"As kingfishers catch fire, dragonflies draw flame; / [ . . . ] Each mortal thing does one thing and the same: / Deals out that being indoors each one dwells; / Selves -- goes itself; 'myself' it speaks and spells, / Crying 'What I do is me; for that I came'." --Gerard Manley Hopkins

15 June 2009

Quotables from Wendell Berry


First, a distraction: I was getting ready to write this post when I heard knocking in the living room. Sure enough, the crazy bluebird was attacking himself again in the picture window, which apparently creates an excellent reflection at certain times of day. I pulled the curtains over the window to keep him from giving himself a concussion, remembering the Baltimore Oriole that nearly killed himself on my father's pick-up side mirrors back when I was in high school. Every day when he got home from work he had to cover the mirrors with paper bags . . .

I love Wendell Berry's writing. I do not always agree with his conclusions, but I appreciate his eloquent defense of simplicity and tradition. Last night I was skimming Life is a Miracle, trying to decide if I'm in the mood for it just now. I think not, but I enjoyed the section of brief concluding notes. Sometimes he makes me laugh -- and then forces me into a completely unexpected depth of thinking, like this note did: "The anti-smoking campaign, by its insistent reference to the expensiveness to government and society of death by smoking, has raised a question that it has not answered: What is the best and cheapest disease to die from, and how can the best and cheapest disease be promoted?" The implications are profound . . . and perhaps a bit frightening in today's climate.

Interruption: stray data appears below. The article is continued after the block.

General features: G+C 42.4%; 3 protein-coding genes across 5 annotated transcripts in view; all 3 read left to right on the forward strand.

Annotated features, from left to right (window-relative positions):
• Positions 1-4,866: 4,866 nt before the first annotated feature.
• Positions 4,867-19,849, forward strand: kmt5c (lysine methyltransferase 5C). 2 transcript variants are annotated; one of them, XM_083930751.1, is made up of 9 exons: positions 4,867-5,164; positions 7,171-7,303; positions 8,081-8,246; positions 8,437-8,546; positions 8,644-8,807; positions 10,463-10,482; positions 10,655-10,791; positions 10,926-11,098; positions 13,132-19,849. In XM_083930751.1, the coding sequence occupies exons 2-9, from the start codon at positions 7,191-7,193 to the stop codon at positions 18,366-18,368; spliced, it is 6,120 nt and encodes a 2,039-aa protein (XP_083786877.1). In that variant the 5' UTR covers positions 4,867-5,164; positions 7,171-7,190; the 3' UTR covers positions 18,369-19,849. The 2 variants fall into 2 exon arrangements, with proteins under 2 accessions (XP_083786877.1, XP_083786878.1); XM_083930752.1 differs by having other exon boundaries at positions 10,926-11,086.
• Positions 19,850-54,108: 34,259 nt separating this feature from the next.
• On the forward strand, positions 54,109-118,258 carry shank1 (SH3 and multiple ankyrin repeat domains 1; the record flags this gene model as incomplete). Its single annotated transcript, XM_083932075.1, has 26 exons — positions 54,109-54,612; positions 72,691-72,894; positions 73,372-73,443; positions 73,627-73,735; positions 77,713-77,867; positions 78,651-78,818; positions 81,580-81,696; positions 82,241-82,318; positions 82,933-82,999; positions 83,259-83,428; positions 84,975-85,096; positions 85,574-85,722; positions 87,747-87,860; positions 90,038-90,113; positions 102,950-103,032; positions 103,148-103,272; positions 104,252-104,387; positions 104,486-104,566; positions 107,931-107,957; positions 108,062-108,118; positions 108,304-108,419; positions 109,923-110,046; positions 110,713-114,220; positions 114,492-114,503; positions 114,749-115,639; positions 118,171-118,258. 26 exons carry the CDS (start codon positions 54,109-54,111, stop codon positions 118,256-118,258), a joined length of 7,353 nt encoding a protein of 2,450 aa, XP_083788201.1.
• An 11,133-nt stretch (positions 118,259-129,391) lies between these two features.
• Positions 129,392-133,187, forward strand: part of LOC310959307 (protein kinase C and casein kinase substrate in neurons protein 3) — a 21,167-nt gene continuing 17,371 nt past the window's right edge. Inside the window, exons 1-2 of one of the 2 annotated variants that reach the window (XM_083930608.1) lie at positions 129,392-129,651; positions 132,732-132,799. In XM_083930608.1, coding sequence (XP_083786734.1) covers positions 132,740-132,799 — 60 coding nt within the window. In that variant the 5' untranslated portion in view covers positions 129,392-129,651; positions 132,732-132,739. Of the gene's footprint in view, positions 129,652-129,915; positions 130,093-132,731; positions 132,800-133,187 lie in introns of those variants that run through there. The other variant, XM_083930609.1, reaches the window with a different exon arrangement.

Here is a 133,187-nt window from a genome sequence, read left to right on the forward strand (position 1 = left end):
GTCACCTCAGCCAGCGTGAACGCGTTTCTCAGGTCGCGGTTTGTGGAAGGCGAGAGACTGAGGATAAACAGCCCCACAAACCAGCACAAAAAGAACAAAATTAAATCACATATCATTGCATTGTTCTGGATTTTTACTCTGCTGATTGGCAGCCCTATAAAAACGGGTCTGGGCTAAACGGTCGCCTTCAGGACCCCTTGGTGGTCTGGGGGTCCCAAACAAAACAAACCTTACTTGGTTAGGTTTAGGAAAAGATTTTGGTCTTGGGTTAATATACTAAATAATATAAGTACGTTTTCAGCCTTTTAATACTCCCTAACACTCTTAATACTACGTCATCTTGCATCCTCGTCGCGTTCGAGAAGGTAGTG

There goes the bluebird again -- someone has opened the curtains. I may kill him myself, to put him out of my misery.

Here is another note, this time about art: "Good artists are people who can stick things together so that they stay stuck. They know how to gather things into formal arrangements that are intelligible, memorable, and lasting. Good forms confer health onto the things that they stick together. Farms, families, and communities are forms of art just as are poems, paintings, and symphonies. None of these things would exist if we did not make them. We can make them either well or poorly; this choice is another thing that we make."

And again the bluebird. I give up. I shall have to pull the shade down and live in a cave this morning again . . .

15 comments:

Phillip Johnston said...

I believe this is my first comment here (for shame), but when I saw Wendell Berry, I just had to say something. He has been so refreshing for me this summer. I've read his essays before, but am almost finished with one of his longer novels (Jayber Crow). The man is clearly a poet and you can tell it in his prose, too. His theology is a bit strange at times, but the way he values and exemplifies love and community in his writing is so beautiful.

Nearly every page has a quotable like the two you posted here. I've been asked to speak at my church on Sunday about why I think the arts are important for Christians and I'll definitely be using that second quote.

One of my favorites quotables from Jayber has been this:

Somewhere underneath of all the politics, the ambition, the harsh talk, the power, the violence, the will to destroy and waste and maim and burn, is tenderness. Tenderness born into madness, preservable only by suffering, and finally not preservable at all. What can love do? Love waits, if it must, maybe forever.

alaiyo said...

You must comment more often, Phillip! I haven't yet read any of Berry's novels -- which would you suggest for starters? Even his nonfiction has that poetic quality.

Tell me about what you plan to say on Sunday, if you will.

What a wonderful quote. Thanks for sharing it!

Sallie Carter said...

If and when you do decide to read Life is a Miracle, it may be helpful for you to know that it was written in large part as a rebuttal to E.O. Wilson's book, Consilience.

alaiyo said...

Sallie, thanks for visiting Inscapes. I am not familiar with the work you mention -- could you give me a quick sense of what it is about? Thanks!

Anonymous said...